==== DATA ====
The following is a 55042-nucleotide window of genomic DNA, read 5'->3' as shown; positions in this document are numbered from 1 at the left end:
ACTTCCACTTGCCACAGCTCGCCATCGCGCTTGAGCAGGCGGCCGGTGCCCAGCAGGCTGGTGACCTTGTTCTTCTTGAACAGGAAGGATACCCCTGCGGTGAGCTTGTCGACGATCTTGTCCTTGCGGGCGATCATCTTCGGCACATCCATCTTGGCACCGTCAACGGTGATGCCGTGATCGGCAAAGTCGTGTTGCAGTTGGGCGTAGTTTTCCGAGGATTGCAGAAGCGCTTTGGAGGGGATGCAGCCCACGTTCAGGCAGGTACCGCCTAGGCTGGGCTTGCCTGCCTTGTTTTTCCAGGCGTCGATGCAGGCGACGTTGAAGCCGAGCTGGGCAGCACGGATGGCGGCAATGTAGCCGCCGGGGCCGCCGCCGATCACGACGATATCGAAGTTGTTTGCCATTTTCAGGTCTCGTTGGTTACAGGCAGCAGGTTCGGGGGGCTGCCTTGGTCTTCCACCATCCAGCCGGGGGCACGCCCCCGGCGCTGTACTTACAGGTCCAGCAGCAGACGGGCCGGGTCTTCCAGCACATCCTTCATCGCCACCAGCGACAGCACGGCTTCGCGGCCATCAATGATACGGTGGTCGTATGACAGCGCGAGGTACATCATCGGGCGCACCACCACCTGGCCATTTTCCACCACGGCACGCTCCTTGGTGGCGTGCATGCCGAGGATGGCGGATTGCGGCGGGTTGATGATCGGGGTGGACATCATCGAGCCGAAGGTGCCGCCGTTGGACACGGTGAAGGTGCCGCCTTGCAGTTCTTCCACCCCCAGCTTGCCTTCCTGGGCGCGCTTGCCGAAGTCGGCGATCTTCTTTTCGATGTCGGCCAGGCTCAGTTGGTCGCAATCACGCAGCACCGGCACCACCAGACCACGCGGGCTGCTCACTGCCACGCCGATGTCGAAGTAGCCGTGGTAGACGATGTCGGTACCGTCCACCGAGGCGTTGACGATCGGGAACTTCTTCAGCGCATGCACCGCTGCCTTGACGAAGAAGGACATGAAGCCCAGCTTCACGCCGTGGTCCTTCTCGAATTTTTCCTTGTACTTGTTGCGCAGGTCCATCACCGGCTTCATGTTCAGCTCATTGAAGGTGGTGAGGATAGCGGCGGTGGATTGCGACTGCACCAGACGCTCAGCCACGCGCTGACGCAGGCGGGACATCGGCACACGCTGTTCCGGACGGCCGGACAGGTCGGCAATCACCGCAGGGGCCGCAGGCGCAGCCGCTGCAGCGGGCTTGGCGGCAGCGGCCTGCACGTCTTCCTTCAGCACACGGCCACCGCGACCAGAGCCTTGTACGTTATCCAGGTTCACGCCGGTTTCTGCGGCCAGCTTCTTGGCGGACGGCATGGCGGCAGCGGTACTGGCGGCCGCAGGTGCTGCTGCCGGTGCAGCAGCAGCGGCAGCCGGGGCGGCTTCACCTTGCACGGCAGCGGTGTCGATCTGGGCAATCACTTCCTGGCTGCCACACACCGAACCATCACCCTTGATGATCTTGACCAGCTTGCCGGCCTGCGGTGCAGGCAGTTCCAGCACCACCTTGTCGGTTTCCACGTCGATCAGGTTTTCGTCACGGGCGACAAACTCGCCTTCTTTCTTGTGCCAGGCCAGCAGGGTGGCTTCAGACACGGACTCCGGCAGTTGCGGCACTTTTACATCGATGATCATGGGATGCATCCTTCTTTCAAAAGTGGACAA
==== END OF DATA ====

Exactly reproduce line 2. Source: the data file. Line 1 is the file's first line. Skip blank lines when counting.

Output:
ACTTCCACTTGCCACAGCTCGCCATCGCGCTTGAGCAGGCGGCCGGTGCCCAGCAGGCTGGTGACCTTGTTCTTCTTGAACAGGAAGGATACCCCTGCGGTGAGCTTGTCGACGATCTTGTCCTTGCGGGCGATCATCTTCGGCACATCCATCTTGGCACCGTCAACGGTGATGCCGTGATCGGCAAAGTCGTGTTGCAGTTGGGCGTAGTTTTCCGAGGATTGCAGAAGCGCTTTGGAGGGGATGCAGCCCACGTTCAGGCAGGTACCGCCTAGGCTGGGCTTGCCTGCCTTGTTTTTCCAGGCGTCGATGCAGGCGACGTTGAAGCCGAGCTGGGCAGCACGGATGGCGGCAATGTAGCCGCCGGGGCCGCCGCCGATCACGACGATATCGAAGTTGTTTGCCATTTTCAGGTCTCGTTGGTTACAGGCAGCAGGTTCGGGGGGCTGCCTTGGTCTTCCACCATCCAGCCGGGGGCACGCCCCCGGCGCTGTACTTACAGGTCCAGCAGCAGACGGGCCGGGTCTTCCAGCACATCCTTCATCGCCACCAGCGACAGCACGGCTTCGCGGCCATCAATGATACGGTGGTCGTATGACAGCGCGAGGTACATCATCGGGCGCACCACCACCTGGCCATTTTCCACCACGGCACGCTCCTTGGTGGCGTGCATGCCGAGGATGGCGGATTGCGGCGGGTTGATGATCGGGGTGGACATCATCGAGCCGAAGGTGCCGCCGTTGGACACGGTGAAGGTGCCGCCTTGCAGTTCTTCCACCCCCAGCTTGCCTTCCTGGGCGCGCTTGCCGAAGTCGGCGATCTTCTTTTCGATGTCGGCCAGGCTCAGTTGGTCGCAATCACGCAGCACCGGCACCACCAGACCACGCGGGCTGCTCACTGCCACGCCGATGTCGAAGTAGCCGTGGTAGACGATGTCGGTACCGTCCACCGAGGCGTTGACGATCGGGAACTTCTTCAGCGCATGCACCGCTGCCTTGACGAAGAAGGACATGAAGCCCAGCTTCACGCCGTGGTCCTTCTCGAATTTTTCCTTGTACTTGTTGCGCAGGTCCATCACCGGCTTCATGTTCAGCTCATTGAAGGTGGTGAGGATAGCGGCGGTGGATTGCGACTGCACCAGACGCTCAGCCACGCGCTGACGCAGGCGGGACATCGGCACACGCTGTTCCGGACGGCCGGACAGGTCGGCAATCACCGCAGGGGCCGCAGGCGCAGCCGCTGCAGCGGGCTTGGCGGCAGCGGCCTGCACGTCTTCCTTCAGCACACGGCCACCGCGACCAGAGCCTTGTACGTTATCCAGGTTCACGCCGGTTTCTGCGGCCAGCTTCTTGGCGGACGGCATGGCGGCAGCGGTACTGGCGGCCGCAGGTGCTGCTGCCGGTGCAGCAGCAGCGGCAGCCGGGGCGGCTTCACCTTGCACGGCAGCGGTGTCGATCTGGGCAATCACTTCCTGGCTGCCACACACCGAACCATCACCCTTGATGATCTTGACCAGCTTGCCGGCCTGCGGTGCAGGCAGTTCCAGCACCACCTTGTCGGTTTCCACGTCGATCAGGTTTTCGTCACGGGCGACAAACTCGCCTTCTTTCTTGTGCCAGGCCAGCAGGGTGGCTTCAGACACGGACTCCGGCAGTTGCGGCACTTTTACATCGATGATCATGGGATGCATCCTTCTTTCAAAAGTGGACAA